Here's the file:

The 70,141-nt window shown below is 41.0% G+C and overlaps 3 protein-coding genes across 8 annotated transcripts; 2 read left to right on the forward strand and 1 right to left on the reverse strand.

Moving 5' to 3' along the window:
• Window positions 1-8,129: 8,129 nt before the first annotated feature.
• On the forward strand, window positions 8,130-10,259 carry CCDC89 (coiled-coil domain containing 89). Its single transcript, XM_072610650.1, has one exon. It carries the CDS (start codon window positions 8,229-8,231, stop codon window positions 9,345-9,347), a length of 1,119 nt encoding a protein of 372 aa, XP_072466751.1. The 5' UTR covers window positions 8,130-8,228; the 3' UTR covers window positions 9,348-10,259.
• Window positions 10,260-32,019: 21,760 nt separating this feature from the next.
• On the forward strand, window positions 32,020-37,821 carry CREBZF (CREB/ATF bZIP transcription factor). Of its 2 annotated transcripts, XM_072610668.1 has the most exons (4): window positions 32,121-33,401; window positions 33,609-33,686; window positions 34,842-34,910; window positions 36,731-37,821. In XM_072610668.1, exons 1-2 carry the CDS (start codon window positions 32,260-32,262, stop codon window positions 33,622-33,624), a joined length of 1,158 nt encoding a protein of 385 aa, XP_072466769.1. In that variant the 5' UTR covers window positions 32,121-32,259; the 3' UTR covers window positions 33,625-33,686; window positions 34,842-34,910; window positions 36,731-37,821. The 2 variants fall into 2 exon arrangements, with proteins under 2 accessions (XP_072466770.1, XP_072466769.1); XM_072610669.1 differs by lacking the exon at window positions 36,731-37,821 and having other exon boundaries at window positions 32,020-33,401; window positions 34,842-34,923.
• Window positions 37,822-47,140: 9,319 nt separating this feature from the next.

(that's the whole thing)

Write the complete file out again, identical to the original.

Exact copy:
The 70,141-nt window shown below is 41.0% G+C and overlaps 3 protein-coding genes across 8 annotated transcripts; 2 read left to right on the forward strand and 1 right to left on the reverse strand.

Moving 5' to 3' along the window:
• Window positions 1-8,129: 8,129 nt before the first annotated feature.
• On the forward strand, window positions 8,130-10,259 carry CCDC89 (coiled-coil domain containing 89). Its single transcript, XM_072610650.1, has one exon. It carries the CDS (start codon window positions 8,229-8,231, stop codon window positions 9,345-9,347), a length of 1,119 nt encoding a protein of 372 aa, XP_072466751.1. The 5' UTR covers window positions 8,130-8,228; the 3' UTR covers window positions 9,348-10,259.
• Window positions 10,260-32,019: 21,760 nt separating this feature from the next.
• On the forward strand, window positions 32,020-37,821 carry CREBZF (CREB/ATF bZIP transcription factor). Of its 2 annotated transcripts, XM_072610668.1 has the most exons (4): window positions 32,121-33,401; window positions 33,609-33,686; window positions 34,842-34,910; window positions 36,731-37,821. In XM_072610668.1, exons 1-2 carry the CDS (start codon window positions 32,260-32,262, stop codon window positions 33,622-33,624), a joined length of 1,158 nt encoding a protein of 385 aa, XP_072466769.1. In that variant the 5' UTR covers window positions 32,121-32,259; the 3' UTR covers window positions 33,625-33,686; window positions 34,842-34,910; window positions 36,731-37,821. The 2 variants fall into 2 exon arrangements, with proteins under 2 accessions (XP_072466770.1, XP_072466769.1); XM_072610669.1 differs by lacking the exon at window positions 36,731-37,821 and having other exon boundaries at window positions 32,020-33,401; window positions 34,842-34,923.
• Window positions 37,822-47,140: 9,319 nt separating this feature from the next.